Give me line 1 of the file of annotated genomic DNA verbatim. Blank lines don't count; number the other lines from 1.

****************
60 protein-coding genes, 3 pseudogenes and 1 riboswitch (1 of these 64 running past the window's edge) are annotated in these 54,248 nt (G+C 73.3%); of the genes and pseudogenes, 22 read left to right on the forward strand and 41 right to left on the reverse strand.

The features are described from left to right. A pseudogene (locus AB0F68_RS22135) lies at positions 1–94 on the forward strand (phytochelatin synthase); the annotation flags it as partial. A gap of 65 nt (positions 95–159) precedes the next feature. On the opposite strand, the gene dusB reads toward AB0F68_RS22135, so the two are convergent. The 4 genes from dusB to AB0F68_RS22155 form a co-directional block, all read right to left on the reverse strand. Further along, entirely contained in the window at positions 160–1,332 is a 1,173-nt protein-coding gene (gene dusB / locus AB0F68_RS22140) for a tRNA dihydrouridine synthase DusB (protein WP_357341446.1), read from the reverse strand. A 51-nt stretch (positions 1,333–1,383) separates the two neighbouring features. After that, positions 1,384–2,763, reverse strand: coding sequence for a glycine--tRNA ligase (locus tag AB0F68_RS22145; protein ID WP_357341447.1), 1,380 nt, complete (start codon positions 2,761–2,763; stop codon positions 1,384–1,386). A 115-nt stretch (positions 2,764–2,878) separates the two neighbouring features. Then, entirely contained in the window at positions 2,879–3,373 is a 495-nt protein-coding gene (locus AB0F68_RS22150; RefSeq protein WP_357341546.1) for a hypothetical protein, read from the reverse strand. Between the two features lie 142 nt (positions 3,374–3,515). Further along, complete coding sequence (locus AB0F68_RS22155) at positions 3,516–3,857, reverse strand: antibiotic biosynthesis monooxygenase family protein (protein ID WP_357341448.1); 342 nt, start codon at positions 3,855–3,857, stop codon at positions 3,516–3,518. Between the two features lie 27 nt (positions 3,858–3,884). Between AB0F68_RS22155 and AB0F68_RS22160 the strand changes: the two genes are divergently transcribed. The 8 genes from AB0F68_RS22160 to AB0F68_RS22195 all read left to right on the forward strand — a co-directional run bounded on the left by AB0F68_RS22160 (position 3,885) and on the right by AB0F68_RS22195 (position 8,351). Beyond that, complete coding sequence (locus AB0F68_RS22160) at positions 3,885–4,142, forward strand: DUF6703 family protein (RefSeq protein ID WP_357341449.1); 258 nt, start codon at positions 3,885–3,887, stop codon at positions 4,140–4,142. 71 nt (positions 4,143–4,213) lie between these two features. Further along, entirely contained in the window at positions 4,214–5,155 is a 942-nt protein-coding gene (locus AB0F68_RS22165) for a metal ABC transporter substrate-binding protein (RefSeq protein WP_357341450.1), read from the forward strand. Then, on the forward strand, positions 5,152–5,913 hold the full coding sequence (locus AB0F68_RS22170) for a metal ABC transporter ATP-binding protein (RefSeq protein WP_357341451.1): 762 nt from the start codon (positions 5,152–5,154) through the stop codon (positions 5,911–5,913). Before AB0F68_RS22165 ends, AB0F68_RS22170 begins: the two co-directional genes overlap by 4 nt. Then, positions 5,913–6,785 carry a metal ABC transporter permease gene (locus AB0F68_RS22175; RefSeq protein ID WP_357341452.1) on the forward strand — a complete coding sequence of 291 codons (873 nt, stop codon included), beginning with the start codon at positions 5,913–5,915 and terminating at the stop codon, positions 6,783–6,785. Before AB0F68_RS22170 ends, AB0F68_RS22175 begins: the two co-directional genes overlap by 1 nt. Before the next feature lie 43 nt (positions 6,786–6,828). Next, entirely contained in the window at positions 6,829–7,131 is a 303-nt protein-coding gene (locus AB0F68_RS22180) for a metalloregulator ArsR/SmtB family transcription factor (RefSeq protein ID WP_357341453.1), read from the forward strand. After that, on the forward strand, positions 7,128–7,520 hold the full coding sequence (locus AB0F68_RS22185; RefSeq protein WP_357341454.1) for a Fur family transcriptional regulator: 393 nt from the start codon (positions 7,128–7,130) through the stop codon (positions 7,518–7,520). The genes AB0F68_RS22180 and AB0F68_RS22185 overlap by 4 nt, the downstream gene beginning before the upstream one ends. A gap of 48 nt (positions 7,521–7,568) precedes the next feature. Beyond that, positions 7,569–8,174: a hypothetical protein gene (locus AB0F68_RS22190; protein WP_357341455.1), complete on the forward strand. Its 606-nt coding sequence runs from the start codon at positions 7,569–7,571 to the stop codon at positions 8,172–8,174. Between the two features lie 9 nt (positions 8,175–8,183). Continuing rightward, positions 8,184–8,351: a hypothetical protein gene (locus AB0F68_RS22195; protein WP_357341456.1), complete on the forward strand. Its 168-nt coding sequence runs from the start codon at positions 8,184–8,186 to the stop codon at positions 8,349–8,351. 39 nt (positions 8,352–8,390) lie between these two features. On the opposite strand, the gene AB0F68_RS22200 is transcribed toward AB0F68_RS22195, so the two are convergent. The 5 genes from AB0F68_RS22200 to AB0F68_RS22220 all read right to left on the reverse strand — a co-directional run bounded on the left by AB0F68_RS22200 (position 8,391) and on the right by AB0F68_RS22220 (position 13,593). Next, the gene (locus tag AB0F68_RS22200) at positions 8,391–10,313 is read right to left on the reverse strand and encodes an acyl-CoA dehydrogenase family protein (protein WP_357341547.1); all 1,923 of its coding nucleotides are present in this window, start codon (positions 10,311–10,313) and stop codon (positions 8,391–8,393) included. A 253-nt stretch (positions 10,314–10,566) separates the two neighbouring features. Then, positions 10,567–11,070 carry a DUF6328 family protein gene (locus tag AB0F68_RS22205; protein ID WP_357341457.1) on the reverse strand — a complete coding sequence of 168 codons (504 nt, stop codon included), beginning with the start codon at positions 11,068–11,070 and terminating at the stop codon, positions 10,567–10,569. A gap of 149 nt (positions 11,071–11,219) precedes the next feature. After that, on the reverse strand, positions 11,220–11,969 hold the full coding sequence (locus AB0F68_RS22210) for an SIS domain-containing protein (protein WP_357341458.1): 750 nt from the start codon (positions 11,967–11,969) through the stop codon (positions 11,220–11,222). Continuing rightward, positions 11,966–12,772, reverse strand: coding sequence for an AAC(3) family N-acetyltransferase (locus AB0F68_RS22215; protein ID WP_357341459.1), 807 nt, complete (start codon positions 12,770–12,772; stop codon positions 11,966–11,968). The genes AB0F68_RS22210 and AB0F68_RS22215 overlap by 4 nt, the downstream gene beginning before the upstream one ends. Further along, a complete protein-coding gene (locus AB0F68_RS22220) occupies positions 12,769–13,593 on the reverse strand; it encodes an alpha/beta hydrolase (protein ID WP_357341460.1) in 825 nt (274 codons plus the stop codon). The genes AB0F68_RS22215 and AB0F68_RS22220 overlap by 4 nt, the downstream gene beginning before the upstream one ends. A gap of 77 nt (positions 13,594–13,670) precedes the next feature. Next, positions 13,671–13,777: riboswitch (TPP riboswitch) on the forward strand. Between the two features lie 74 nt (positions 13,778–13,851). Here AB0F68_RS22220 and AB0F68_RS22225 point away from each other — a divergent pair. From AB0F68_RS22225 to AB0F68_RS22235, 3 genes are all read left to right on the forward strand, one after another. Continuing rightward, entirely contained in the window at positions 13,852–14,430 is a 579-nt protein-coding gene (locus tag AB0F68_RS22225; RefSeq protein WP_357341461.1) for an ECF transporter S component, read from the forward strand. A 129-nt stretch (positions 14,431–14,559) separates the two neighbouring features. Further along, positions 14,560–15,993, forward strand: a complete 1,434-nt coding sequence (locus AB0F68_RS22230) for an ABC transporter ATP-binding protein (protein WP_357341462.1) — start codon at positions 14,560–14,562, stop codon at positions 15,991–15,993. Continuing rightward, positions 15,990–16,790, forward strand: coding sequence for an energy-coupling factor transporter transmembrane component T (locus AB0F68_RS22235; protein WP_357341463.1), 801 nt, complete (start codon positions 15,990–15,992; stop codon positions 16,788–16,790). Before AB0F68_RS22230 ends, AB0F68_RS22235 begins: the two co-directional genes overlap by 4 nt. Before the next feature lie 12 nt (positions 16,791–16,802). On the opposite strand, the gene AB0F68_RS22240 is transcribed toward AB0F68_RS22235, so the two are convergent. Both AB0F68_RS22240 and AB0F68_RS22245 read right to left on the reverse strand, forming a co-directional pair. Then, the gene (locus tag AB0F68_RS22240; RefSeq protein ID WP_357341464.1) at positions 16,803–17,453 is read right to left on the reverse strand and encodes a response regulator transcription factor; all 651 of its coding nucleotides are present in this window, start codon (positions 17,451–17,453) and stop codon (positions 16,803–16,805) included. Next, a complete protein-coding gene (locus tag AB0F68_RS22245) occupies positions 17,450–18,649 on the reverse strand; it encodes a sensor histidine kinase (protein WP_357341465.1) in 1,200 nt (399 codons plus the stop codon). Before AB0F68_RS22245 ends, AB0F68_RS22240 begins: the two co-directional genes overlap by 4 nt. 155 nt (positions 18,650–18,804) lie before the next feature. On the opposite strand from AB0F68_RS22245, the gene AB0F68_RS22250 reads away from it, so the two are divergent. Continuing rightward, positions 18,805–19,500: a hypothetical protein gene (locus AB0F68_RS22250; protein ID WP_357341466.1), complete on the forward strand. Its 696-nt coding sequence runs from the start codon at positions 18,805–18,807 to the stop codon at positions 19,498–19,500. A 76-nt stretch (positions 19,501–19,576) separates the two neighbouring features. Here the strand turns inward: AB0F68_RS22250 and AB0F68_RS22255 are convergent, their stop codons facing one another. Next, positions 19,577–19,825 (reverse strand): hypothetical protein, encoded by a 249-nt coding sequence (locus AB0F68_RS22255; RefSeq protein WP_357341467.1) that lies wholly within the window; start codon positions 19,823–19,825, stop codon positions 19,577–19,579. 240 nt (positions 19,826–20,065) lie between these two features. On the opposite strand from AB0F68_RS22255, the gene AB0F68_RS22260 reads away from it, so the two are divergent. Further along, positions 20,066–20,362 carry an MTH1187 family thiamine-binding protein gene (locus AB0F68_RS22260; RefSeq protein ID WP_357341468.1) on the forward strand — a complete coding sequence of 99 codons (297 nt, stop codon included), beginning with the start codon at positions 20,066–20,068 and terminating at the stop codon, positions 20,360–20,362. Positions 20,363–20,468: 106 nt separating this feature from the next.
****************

60 protein-coding genes, 3 pseudogenes and 1 riboswitch (1 of these 64 running past the window's edge) are annotated in these 54,248 nt (G+C 73.3%); of the genes and pseudogenes, 22 read left to right on the forward strand and 41 right to left on the reverse strand.